Fantastic Fest Review: ‘The Lodge’ Weaponizes Emotion For An Unforgettable Horror Masterwork
The following article is a part of Full Circle’s coverage of Fantastic Fest 2019.
Horror comes in many forms. Immediately apparent are the staples- ghosts, monsters, demons, all manner of things that go bump in the night. But the most impactful are the fears we keep hidden. Fears of our ugliest emotions, the ones that paralyze or turn us into monsters ourselves. Welcome to The Lodge.
Written and directed by Veronika Franz and Severin Fiala, The Lodge carries with it an impending sense of doom. The cold exterior of the titular lodge, as shot by director of photography Thimios Bakatakis, stands like a dollhouse, trapping within its walls three individuals heavily weighed down by their past. After the untimely death of their mother (Alicia Silverstone), children Aidan (Jaeden Martell) and Mia (Lia McHugh) are inundated with grief. The last thing they want to do is spend a few days isolated with their father’s new girlfriend Grace (Riley Keough) in a remote cabin.
Grace has a rough past of her own. The blame for a tragedy that happened when she was merely an early teen follows her around, forcing her to take medication to suppress the PTSD from the event. These three characters are not by any means alright, but they are compelling, especially when they bounce off of each other. Jaeden Martell as Aidan conveys a sort of rage towards Grace that’s uncomfortable because it’s identifiable. Grace was with their father (Richard Armitage) when their mother died, so he carries a deep resentment towards her. Lia McHugh giving Mia a subtle avoidance of Grace is equally easy to relate to.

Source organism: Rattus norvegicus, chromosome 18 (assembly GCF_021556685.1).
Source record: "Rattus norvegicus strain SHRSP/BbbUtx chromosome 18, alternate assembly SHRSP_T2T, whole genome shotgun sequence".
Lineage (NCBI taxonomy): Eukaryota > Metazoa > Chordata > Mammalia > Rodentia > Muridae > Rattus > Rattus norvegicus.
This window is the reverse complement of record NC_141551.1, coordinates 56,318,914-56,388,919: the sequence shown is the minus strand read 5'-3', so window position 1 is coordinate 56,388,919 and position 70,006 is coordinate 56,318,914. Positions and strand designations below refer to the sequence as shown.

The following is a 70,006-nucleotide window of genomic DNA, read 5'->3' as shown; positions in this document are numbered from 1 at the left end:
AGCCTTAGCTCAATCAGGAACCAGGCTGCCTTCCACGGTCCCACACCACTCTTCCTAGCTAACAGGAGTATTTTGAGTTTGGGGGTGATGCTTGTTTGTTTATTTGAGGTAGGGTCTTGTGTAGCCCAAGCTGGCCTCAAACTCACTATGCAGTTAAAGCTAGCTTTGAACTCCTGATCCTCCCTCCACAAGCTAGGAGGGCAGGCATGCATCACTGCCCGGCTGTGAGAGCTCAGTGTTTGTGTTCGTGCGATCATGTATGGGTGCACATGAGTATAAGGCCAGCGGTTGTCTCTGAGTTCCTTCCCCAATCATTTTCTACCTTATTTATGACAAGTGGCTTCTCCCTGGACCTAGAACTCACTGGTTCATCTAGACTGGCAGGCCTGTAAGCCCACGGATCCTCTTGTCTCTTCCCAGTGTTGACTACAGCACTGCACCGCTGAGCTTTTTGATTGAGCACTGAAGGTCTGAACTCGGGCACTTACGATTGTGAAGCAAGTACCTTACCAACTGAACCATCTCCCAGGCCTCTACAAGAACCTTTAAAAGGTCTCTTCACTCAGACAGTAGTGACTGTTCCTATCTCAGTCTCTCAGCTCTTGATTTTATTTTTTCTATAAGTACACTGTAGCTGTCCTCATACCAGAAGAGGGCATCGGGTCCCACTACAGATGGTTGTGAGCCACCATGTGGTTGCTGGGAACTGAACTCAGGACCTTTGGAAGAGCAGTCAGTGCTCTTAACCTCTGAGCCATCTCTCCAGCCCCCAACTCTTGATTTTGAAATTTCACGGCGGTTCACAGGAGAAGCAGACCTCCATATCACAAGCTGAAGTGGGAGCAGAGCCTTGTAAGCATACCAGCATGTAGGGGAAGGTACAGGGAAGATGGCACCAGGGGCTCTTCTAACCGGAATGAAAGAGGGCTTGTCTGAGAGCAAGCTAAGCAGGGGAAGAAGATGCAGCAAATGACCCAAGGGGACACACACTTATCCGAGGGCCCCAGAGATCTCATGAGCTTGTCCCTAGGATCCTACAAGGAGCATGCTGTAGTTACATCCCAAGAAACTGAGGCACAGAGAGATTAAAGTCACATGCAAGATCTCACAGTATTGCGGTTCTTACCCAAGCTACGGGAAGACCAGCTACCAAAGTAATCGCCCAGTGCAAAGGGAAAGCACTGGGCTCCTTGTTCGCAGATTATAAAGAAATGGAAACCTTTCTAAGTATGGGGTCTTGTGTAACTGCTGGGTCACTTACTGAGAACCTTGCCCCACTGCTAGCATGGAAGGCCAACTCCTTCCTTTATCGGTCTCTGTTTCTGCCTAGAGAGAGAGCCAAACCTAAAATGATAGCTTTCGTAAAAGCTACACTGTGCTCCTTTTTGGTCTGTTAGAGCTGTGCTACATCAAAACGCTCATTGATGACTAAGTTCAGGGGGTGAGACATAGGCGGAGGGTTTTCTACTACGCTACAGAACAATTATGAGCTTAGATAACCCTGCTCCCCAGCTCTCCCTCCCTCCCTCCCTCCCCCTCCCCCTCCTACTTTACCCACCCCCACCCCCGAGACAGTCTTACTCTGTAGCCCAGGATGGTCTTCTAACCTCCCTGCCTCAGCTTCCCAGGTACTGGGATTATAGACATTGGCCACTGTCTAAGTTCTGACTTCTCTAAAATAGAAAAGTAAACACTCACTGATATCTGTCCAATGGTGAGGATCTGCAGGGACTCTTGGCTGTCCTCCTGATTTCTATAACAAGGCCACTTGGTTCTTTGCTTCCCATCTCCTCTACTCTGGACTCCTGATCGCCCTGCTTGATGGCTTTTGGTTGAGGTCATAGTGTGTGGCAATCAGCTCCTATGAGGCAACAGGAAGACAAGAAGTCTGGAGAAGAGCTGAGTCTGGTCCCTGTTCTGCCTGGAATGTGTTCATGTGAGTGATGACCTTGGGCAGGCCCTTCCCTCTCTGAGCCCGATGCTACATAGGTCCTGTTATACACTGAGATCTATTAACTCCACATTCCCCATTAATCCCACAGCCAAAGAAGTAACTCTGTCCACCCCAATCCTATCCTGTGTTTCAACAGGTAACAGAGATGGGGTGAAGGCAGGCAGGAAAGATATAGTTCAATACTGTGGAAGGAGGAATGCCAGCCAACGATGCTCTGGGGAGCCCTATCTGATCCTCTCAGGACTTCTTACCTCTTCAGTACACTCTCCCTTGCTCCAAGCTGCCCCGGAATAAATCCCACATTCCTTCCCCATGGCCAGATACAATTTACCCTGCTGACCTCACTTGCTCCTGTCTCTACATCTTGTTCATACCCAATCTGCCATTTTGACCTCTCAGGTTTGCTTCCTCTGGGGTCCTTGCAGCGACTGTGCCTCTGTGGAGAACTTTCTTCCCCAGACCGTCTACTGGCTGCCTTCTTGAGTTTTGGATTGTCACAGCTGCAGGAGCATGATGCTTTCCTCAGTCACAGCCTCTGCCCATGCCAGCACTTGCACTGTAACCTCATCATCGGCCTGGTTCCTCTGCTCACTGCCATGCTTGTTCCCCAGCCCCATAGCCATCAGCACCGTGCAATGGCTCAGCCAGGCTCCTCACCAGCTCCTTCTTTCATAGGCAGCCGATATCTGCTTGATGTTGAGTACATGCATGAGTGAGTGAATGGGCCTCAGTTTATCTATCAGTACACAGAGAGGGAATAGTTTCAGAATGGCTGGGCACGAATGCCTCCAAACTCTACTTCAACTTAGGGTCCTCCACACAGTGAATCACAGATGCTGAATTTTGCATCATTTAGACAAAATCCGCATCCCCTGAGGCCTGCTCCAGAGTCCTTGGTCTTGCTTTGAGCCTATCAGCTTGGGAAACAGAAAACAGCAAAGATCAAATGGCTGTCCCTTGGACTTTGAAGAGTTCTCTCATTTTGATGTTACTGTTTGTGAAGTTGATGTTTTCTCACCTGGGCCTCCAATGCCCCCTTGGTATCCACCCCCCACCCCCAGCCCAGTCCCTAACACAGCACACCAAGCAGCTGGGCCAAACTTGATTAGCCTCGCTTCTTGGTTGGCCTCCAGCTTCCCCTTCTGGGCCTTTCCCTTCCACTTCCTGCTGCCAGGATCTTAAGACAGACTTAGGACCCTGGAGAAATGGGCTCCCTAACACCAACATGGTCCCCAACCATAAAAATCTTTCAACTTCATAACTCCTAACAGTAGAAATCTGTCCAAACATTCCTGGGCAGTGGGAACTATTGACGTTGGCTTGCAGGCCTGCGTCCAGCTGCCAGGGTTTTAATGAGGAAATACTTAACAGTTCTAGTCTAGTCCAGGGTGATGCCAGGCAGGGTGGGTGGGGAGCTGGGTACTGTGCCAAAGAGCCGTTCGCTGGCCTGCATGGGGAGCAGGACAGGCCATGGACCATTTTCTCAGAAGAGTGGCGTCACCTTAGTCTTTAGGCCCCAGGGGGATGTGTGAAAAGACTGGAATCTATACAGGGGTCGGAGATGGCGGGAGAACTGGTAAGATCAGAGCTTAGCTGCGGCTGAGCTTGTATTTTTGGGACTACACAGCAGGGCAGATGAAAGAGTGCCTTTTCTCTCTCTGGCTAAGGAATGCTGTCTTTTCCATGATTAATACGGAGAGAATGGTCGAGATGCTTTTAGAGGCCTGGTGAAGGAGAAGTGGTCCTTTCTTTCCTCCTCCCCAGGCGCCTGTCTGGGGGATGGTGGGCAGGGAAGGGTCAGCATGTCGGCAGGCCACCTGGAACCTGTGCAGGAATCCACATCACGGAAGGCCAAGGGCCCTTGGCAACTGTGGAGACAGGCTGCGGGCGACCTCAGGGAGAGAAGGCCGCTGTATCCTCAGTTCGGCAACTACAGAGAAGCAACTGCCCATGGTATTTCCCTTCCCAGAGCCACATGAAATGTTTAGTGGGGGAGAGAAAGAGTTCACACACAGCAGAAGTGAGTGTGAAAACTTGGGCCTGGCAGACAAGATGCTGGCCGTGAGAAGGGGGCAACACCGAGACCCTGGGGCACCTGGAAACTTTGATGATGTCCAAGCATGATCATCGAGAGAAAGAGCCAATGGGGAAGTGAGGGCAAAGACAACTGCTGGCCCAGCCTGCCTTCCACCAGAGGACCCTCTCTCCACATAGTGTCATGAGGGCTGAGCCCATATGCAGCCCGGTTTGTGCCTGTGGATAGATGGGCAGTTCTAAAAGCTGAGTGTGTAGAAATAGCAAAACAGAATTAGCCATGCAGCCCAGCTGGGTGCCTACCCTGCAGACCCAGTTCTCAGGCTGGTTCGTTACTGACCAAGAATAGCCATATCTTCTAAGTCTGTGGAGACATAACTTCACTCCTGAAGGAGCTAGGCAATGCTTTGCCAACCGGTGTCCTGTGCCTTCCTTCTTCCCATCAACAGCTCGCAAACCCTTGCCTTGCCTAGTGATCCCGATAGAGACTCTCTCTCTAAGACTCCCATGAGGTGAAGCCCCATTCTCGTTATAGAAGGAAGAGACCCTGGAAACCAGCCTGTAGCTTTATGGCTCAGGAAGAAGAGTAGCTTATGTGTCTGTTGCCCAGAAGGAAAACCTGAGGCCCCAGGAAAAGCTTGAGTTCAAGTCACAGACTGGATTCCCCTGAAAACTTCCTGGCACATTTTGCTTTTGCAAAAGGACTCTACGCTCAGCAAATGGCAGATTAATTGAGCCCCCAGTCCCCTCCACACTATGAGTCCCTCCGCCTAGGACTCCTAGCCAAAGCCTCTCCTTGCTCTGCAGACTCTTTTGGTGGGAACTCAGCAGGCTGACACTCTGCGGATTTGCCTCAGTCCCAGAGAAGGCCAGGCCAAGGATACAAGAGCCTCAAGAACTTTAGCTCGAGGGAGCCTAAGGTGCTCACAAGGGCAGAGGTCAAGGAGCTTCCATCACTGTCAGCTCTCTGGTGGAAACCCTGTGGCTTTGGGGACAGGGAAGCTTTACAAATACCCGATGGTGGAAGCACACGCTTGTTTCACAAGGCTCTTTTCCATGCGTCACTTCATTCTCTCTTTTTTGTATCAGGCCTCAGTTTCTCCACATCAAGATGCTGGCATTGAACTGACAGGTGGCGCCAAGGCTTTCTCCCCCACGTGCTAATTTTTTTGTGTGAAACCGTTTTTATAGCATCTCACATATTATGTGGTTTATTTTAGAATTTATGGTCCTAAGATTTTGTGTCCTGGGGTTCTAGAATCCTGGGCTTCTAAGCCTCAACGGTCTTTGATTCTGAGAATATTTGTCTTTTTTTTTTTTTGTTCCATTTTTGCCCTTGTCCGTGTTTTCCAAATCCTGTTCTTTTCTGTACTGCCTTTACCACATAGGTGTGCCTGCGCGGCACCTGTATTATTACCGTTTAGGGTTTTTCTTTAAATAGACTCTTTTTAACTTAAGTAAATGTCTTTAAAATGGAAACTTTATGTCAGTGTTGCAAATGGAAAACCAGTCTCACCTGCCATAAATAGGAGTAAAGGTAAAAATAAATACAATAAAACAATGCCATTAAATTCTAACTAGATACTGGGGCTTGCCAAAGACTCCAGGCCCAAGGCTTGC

The target of their ire, Grace, intrigues the most. Riley Keough plays Grace as a woman who genuinely seems to be trying her best, but can’t win in any situation. She teeters on the edge of a full breakdown, and your heart breaks for her at once. Writer-directors Franz and Fiala take a minimalist approach with their characters’ dialogue, allowing the characters to come across in their actions and expressions. It makes a for brilliant, if not extraordinarily bleak, character drama.
True horror creeps in whenever they awake one morning to find the power out, and all of their stuff missing. After that moment, all bets are off. The Lodge brings all of the unspeakable emotions the three characters hold deep in their hearts to the surface. It’s a slow spiral, but one that perpetuates an almost unbearable cloud of despair.
Is someone from the outside messing with the three? Is it supernatural? Or is it Grace that’s put them in this predicament? Or the children? These questions turn out to be rather irrelevant when The Lodge exposes what we can become when we allow our involuntary feelings to consume us. By the time the exquisite final shot of The Lodge happens, it’s reasonable to feel disgusted. But what it shows us by talking about the ignored aspects of emotion are important.
Films like Hereditary and The Babadook have attempted to tell scary stories ostensibly about the human condition. Yet none have rubbed our nose in it like The Lodge. Simply put, The Lodge is one of the scariest movies I have seen in years and a complete masterwork of the genre. Horror can be a delivery system for some truly brilliant thoughts about the human condition. Here’s the proof. –James Preston Poole